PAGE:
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How could a mediocre technologist shake the world?

The short answer is by his audacity coupled with intelligence failures and high-level infighting in the US government.
A low-paid postal inspector in the early 1960s, Khan went on to become the most notorious black marketeer ever. He did it mostly on guile. American, European, and Asian companies dealt with his numerous front companies set up expressly to beg, borrow or steal nuclear technology.

How he did it is made abundantly clear in three current books:

We quote Levy and Scott-Clark:

  • "Khan did little to hide his translating, copying, and photographing of the plans, scribbling data in a black notebook that his coworkers grew to know well. It was these designs that he provided first to his own country and later to others."
  • "There are plenty of ideologues, thinkers, and Islamic strategists working precisely towards that [nuclear] goal, and here is a regime in Islamabad that has no hard and fast rules, no unambiguous goals or laws, and no line that cannot be bent or reshaped."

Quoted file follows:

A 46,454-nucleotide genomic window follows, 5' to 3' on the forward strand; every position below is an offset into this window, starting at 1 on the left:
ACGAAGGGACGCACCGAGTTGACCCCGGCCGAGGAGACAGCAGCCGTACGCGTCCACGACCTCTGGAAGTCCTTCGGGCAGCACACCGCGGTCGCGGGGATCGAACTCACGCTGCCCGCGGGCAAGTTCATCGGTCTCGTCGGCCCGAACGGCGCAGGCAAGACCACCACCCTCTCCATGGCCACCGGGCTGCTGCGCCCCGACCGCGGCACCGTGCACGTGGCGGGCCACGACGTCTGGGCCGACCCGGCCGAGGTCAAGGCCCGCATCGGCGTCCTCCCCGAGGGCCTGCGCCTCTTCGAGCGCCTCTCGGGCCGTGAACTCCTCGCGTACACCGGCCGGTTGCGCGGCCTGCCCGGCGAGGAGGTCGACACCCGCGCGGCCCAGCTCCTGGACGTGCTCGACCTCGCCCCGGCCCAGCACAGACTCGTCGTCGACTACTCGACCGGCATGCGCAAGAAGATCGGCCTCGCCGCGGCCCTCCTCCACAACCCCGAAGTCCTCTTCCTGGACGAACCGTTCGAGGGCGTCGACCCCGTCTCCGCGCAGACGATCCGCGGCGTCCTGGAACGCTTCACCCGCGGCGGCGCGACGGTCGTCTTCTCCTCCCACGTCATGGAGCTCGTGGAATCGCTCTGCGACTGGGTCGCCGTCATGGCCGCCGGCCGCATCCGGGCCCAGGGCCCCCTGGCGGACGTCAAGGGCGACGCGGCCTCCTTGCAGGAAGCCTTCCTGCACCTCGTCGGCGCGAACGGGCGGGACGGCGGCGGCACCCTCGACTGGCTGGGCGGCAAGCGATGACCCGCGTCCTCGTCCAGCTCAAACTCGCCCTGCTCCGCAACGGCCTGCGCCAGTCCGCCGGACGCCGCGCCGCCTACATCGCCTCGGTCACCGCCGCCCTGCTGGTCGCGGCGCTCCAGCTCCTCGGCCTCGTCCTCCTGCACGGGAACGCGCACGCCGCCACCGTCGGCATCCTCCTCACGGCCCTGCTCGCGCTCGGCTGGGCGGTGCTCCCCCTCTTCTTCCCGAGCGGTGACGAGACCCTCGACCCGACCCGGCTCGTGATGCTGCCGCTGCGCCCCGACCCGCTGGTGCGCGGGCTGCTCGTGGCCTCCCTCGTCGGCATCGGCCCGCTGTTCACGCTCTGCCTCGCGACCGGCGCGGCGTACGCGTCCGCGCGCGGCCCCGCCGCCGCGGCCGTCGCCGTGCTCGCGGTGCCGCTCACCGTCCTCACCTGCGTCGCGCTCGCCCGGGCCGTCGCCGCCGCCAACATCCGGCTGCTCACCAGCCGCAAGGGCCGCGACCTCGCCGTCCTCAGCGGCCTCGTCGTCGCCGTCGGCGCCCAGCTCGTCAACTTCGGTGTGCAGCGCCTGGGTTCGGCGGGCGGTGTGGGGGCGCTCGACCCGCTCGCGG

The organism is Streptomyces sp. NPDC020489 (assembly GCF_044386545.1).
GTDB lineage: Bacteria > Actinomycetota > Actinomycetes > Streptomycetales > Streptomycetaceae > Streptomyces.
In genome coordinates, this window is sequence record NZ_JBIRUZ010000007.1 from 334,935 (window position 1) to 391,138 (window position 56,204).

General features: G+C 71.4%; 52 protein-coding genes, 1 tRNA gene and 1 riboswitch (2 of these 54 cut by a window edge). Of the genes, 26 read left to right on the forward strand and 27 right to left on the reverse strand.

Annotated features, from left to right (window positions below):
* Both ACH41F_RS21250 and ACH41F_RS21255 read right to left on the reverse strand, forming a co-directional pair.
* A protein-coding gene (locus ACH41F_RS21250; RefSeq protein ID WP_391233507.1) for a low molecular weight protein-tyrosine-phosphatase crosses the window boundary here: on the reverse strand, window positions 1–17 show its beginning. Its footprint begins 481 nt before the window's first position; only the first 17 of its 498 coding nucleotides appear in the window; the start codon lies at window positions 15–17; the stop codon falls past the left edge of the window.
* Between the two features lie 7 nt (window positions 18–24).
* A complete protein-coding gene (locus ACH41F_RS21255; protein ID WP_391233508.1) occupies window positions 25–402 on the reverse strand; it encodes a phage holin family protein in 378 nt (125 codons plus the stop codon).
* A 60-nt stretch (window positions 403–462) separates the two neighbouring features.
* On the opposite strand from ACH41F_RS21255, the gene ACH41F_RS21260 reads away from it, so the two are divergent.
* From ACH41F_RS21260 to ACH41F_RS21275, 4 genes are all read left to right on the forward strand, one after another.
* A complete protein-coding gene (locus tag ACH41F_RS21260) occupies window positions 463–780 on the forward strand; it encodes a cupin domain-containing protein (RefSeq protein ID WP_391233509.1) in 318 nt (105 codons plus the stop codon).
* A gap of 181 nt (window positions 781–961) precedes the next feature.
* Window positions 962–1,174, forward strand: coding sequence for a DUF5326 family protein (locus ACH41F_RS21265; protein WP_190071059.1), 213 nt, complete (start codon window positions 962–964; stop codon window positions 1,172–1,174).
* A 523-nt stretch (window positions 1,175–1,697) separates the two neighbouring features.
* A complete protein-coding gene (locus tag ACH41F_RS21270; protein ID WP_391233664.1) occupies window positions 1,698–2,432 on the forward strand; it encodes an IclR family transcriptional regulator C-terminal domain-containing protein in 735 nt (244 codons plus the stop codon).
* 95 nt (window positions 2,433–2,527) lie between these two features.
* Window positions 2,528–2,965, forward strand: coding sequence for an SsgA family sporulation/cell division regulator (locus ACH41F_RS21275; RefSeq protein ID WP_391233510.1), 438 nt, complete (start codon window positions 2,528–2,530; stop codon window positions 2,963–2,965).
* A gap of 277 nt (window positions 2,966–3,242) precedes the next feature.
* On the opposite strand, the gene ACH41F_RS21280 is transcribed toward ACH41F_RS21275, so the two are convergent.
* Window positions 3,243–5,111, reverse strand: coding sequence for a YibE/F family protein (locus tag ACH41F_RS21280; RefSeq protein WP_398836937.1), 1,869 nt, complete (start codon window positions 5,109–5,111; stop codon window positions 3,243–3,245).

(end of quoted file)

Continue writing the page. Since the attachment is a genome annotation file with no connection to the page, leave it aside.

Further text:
Armstrong and Trento illustrate the high-level infighting in the US Administrations beginning in Carter's time [when Khan became known for what he was and is] and continuing without interruption until 2003, when Khan was finally exposed. Frantz and Collins include the Libyan thrust into nuclear weaponry in vivid prose.

If Khan looks like a sociopathic mole, he may well be. He may also be motivated by an "out-sized ego" indicative of low self esteem. That would fit his marital problems. Whatever that situation, Khan could yet go down in history as the most "important" personage of the 21st Century.

There is precious little here to be hopeful about. If humanity cares about its own future, it will deal with this issue openly, completely, and permanently.

Otherwise it is only a matter of time until people in this polarized world wake up
over breakfast to mushroom clouds of terror.


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